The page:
Parliaments around the world: lessons from abroad

Blog Post

Thursday, February 07, 2013 View Count = 961

Parliaments around the world: lessons from abroad

Throughout February, we’ll be posting an idea-a-day on the theme of “Redesigning Parliament.” We've asked academics, think-tank leaders, politicians and Samara volunteers to send us their ideas, and there was one topic that came up a lot - political parties and their control over MPs. According to a Globe and Mail article today, party discipline might be more strict in Canada than in any another functioning Parliament. In response, today’s post comes from International Parliamentary Advisor, Kevin Deveaux. He shares some of the best ideas he's seen in Parliaments around the world that could give citizen voices more presence, and push MPs to get off the party script.

Parliaments around the world: lessons from abroad

Canada’s Federal Parliament is firmly based in the traditions of the Westminster system of parliamentary democracy, but it is important to know that other parliaments that are based on the same system have evolved and the House of Commons could learn from recent changes to their systems.

A good example of this is the second chamber, known as the Federation Chamber in Australia, where it was created in 1994. A second plenary chamber is created to allow for further debate with regard to matters that are generally noncontroversial, thus freeing time in the main chamber for the matters that are more contentious. In practice, this allows MPs to have more time to put their opinions on the record and to make statements about various matters, including those related to their constituency. Decisions in the chamber must be unanimous and all matters are referred back to the main chamber for final decision.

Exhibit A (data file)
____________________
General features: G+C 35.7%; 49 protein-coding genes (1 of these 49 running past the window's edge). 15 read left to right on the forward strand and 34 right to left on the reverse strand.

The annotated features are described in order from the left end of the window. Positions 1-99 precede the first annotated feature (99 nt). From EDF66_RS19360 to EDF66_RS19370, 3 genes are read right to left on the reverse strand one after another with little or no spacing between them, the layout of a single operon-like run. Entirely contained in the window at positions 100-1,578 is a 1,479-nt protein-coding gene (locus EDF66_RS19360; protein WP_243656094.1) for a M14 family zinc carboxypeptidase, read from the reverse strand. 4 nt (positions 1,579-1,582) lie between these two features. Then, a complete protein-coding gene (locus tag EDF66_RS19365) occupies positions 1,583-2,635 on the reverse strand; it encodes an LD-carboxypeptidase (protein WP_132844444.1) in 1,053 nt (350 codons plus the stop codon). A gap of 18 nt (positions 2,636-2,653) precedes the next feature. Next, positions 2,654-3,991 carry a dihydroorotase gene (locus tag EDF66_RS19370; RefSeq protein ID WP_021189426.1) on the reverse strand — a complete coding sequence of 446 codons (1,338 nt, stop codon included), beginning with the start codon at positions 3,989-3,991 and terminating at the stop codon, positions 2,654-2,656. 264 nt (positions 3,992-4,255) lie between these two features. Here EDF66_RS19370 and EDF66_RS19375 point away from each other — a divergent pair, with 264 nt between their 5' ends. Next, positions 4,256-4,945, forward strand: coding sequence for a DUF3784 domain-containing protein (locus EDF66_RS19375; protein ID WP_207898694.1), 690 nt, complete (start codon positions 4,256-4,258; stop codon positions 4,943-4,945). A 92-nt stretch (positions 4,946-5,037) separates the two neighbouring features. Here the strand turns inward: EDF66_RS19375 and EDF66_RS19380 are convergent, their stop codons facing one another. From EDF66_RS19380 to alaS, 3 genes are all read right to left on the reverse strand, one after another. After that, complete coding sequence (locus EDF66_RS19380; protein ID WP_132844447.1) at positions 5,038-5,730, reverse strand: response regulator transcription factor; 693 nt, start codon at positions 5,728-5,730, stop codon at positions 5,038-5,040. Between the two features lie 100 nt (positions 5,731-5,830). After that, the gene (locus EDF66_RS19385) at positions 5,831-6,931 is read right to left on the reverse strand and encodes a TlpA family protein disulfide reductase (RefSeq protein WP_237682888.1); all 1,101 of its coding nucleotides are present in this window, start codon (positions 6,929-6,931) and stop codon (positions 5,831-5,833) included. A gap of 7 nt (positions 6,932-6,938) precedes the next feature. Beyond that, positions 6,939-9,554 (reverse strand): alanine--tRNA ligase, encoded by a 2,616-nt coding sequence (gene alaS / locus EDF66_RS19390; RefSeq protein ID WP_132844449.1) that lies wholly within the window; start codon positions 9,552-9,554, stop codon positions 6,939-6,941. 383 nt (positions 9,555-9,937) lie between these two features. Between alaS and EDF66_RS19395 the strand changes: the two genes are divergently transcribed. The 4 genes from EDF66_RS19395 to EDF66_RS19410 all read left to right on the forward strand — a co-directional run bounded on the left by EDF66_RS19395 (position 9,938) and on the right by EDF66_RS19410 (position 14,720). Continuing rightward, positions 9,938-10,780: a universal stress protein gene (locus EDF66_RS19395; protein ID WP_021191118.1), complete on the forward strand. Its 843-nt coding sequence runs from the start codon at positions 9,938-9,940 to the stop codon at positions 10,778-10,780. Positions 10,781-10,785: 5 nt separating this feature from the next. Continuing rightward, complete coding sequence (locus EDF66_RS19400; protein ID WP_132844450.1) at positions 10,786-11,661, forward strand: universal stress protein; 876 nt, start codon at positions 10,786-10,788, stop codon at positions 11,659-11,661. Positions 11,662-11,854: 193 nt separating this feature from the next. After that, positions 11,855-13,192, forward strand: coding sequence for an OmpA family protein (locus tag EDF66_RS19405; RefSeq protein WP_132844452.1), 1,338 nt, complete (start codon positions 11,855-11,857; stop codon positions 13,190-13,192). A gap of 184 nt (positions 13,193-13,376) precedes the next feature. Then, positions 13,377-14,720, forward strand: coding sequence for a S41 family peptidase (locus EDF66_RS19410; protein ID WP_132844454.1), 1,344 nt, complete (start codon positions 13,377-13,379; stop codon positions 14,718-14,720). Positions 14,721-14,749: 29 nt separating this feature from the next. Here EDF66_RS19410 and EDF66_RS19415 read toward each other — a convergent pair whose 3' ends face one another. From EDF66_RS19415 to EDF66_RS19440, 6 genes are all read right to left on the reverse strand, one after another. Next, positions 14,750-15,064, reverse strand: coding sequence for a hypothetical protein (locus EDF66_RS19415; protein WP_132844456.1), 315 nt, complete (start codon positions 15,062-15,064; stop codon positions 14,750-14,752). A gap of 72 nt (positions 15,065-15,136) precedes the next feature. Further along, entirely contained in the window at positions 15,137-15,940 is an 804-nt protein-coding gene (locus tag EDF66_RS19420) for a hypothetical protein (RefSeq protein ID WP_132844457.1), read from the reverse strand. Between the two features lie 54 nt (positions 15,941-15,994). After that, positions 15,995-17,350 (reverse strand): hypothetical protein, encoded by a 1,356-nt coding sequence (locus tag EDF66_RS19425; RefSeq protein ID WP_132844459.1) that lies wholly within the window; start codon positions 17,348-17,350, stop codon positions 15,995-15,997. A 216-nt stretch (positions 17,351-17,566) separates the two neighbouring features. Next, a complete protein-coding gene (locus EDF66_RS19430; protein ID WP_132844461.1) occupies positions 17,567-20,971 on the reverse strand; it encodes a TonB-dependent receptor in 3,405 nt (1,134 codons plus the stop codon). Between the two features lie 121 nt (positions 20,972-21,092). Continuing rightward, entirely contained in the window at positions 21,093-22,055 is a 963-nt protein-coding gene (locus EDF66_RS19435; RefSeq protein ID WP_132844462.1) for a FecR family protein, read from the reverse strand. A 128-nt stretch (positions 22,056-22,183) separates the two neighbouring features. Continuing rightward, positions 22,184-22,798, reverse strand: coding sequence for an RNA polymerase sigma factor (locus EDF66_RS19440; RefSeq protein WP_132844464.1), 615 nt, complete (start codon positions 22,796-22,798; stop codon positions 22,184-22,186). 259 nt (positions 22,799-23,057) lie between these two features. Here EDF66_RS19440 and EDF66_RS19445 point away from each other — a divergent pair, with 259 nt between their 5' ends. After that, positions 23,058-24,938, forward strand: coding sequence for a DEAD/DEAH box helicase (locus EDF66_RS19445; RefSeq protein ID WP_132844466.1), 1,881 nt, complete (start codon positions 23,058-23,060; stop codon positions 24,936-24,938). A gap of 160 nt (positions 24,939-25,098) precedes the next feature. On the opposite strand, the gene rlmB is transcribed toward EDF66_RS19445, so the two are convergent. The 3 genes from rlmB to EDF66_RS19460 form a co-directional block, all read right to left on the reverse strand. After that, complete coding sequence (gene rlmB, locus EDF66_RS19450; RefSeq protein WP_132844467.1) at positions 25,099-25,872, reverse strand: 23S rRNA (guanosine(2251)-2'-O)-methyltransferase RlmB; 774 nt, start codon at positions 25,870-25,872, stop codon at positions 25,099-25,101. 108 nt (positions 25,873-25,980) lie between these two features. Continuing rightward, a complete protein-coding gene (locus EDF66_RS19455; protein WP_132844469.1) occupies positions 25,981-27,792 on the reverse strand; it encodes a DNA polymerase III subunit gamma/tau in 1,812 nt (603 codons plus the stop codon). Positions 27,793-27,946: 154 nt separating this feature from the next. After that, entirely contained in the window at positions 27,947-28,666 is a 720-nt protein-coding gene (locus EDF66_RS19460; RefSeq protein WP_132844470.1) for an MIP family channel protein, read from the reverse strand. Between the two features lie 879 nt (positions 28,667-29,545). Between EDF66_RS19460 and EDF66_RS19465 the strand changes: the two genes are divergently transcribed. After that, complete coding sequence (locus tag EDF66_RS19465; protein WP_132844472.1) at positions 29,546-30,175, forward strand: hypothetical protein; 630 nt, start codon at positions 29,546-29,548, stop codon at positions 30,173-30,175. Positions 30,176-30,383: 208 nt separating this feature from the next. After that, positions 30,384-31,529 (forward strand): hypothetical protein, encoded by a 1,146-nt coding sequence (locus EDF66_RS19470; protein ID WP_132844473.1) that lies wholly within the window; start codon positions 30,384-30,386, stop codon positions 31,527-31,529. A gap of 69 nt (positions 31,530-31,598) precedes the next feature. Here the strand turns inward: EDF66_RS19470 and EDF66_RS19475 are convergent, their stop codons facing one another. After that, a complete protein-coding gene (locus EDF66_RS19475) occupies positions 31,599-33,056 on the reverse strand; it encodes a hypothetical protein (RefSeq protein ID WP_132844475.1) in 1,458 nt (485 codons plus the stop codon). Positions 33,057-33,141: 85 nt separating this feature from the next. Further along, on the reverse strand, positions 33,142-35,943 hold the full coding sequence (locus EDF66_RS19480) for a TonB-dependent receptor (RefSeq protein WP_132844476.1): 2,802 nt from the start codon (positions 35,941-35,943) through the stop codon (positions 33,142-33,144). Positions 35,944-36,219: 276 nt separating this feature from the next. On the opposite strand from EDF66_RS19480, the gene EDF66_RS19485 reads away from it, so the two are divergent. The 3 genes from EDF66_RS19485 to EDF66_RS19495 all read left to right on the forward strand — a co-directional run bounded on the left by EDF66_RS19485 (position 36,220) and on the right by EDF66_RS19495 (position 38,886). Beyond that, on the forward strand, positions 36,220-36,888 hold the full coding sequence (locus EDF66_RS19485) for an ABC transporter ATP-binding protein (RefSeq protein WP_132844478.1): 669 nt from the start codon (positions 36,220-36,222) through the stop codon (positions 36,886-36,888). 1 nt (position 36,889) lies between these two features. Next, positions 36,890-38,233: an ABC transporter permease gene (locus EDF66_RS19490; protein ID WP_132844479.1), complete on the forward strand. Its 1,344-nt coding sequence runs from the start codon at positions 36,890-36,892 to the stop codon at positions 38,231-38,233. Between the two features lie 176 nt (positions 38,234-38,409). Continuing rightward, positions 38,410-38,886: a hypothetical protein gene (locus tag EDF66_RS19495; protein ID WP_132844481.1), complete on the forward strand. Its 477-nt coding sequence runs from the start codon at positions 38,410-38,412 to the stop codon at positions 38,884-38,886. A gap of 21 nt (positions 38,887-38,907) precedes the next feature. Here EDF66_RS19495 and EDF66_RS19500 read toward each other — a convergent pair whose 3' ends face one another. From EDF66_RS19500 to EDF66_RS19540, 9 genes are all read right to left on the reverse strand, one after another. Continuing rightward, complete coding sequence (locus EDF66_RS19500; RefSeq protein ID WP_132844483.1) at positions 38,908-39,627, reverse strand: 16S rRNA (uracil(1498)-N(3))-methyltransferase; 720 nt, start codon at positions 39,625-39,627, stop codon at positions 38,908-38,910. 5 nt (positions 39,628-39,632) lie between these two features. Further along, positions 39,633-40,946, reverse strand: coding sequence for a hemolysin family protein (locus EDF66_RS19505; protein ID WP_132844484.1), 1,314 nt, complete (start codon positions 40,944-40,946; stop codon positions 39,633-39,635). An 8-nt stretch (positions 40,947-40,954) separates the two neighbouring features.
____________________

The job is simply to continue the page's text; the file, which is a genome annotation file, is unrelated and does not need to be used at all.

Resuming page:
In Scotland, among other jurisdictions, citizens can submit e-petitions that will be automatically sent to the Public Petitions Committee for debate and possible further action. A petitioner produces an online petition and provides background information that allows those for and against the petition to respond. If accepted, the committee will discuss the details of the petition and decide if the parliament or the government requires any action.

A third tool that is common in Europe is interpellation. More than a question period, it is an opportunity for one or more MPs to require a Minister to appear before the House to respond to a series of specific questions and allows for a debate amongst all MPs. This is a tool of oversight that avoids the theatrics of QP and ensures a greater degree of accountability by the government.

There are countless other examples of procedures and tools that make the parliament more effective and reflective of the citizens it represents, but the examples of reforms noted above are simple and have found a place in systems similar to our own while allowing for greater citizen engagement and government accountability.

Kevin Deveaux is the President of DIG Consultants based in Halifax. He is the former global advisor to the UN on parliaments and political parties where he supported the development of more than 70 national parliaments. He was also an MLA in the Nova Scotia House of Assembly from 1998-2007.

On the Samara BlBlog logo representing the letter 'o'g

360_square